The Rail/Tanker Scenario railroad route would cross numerous major streams and rivers in Canada, many of which support anadromous fish species such as salmon.

Anadromous species are those that spawn and rear in freshwater but migrate to the ocean at a certain size and age. Pacific salmon are large anadromous fish that support valuable commercial and recreational fisheries. Commercial fisheries for salmon occur in marine water and most recreational fishing for salmon occurs in freshwater. Salmon eggs are vulnerable to the effects of fine sediment deposition because female salmon deposit their eggs in stream bed gravels.

Despite this vulnerability, the overland railway route is not expected to present any new impacts to salmon unless there is a spill into its habitat, although the risk of spills does increase under this scenario due to the increase in the number of trains that would use the route.

Potential new impacts under the Rail/Tanker Scenario on commercially or recreationally significant fisheries along the route would be minor because the railroads that would be used are already built and in operation. However, the risk of an oil spill or release of oil or other materials still exists. The tanker portion of this route scenario is also subject to oil spill risk.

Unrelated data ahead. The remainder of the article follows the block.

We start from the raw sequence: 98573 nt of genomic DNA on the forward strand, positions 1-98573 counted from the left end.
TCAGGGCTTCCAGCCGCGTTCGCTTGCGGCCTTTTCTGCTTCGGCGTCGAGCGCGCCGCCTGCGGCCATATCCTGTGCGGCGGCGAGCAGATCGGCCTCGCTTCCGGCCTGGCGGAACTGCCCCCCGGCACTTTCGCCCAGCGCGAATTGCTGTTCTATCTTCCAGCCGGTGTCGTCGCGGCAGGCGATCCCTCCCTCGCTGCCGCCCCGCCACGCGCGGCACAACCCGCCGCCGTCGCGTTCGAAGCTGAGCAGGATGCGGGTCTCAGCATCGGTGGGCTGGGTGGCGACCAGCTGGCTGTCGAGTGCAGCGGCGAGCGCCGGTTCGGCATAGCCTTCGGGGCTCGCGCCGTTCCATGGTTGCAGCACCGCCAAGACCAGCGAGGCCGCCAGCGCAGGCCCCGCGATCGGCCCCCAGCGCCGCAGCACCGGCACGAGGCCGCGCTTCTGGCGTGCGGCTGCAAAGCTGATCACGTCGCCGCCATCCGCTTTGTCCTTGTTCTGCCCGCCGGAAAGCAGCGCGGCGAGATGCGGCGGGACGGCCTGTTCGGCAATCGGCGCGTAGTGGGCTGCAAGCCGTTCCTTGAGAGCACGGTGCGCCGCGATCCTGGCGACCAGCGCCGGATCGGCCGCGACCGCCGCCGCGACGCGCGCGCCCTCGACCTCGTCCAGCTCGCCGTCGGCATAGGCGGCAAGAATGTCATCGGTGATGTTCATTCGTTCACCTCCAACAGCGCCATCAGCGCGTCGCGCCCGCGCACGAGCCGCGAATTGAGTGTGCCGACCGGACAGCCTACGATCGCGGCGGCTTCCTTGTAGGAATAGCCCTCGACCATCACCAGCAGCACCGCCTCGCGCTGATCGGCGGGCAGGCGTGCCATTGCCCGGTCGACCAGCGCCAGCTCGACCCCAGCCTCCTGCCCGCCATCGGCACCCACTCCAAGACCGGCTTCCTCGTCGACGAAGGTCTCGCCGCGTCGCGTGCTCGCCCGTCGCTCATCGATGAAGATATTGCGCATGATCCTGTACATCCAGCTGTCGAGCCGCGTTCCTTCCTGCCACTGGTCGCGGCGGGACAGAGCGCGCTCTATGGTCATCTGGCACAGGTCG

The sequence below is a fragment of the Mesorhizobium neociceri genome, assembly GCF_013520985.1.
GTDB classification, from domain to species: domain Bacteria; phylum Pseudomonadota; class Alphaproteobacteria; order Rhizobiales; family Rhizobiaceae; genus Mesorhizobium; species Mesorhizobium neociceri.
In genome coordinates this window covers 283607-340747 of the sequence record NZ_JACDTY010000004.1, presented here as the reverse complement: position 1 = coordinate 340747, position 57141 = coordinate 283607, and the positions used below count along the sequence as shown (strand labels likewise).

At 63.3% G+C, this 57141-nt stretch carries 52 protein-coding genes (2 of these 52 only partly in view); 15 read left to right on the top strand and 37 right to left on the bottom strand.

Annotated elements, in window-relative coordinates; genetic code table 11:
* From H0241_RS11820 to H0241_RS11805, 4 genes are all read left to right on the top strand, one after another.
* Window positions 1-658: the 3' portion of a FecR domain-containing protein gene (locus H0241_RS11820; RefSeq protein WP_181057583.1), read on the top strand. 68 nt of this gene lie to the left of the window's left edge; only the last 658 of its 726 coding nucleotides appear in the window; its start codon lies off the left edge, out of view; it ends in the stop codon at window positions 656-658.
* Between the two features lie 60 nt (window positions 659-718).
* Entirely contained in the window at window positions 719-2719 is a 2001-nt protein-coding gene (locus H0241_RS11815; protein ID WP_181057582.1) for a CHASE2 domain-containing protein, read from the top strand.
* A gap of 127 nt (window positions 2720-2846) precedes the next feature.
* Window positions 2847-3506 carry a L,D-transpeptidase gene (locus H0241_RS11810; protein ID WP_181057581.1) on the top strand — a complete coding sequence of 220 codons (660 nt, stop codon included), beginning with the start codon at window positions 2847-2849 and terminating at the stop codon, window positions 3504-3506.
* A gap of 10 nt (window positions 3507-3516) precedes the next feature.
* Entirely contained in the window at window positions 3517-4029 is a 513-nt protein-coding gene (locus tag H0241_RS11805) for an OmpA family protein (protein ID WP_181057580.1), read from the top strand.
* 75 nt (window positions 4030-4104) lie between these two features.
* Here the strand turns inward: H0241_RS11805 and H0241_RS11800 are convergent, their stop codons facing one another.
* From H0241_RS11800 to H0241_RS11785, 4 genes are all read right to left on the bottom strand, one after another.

Threatened and Endangered Species

The rail route would cross over the Rocky Mountain region of western Alberta, which is inhabited by species such as the woodland caribou (Rangifer tarandus) (a SARA threatened species) and grizzly bear (a SARA special concern species). This region of British Columbia is home to a number of SARA threatened/endangered species, including the peregrine falcon (Falco peregrinus anatum) (SARA threatened), salish sucker (Catostomus sp.) (SARA endangered), white sturgeon (Acipenser transmontanus) (SARA endangered), caribou (southern mountain population) (SARA threatened), northern goshawk (Accipiter gentilis laingi) (SARA threatened), and Haller’s apple moss (Bartramia halleriana) (SARA threatened).

A number of additional SARA special concern species inhabit the regions of Canada that would be traversed by the Rail/Tanker Scenario, including but not limited to those special concern species expected to occur in the Prince Rupert region, and discussed above (B.C. Conservation Centre 2012).

Northwest Coast Energy News Special report links

What the Keystone Report says about Kitimat and Northern Gateway
What the Keystone Report says about the Kinder Morgan pipeline to Vancouver.
What the Keystone Report says about CN rail carrying crude and bitumen to Prince Rupert.
The State Department Environmental Impact Study of the railway to Prince Rupert scenario.

State Department news release

State Department Index to Supplemental Environmental Impact Study on the Keystone XL pipeline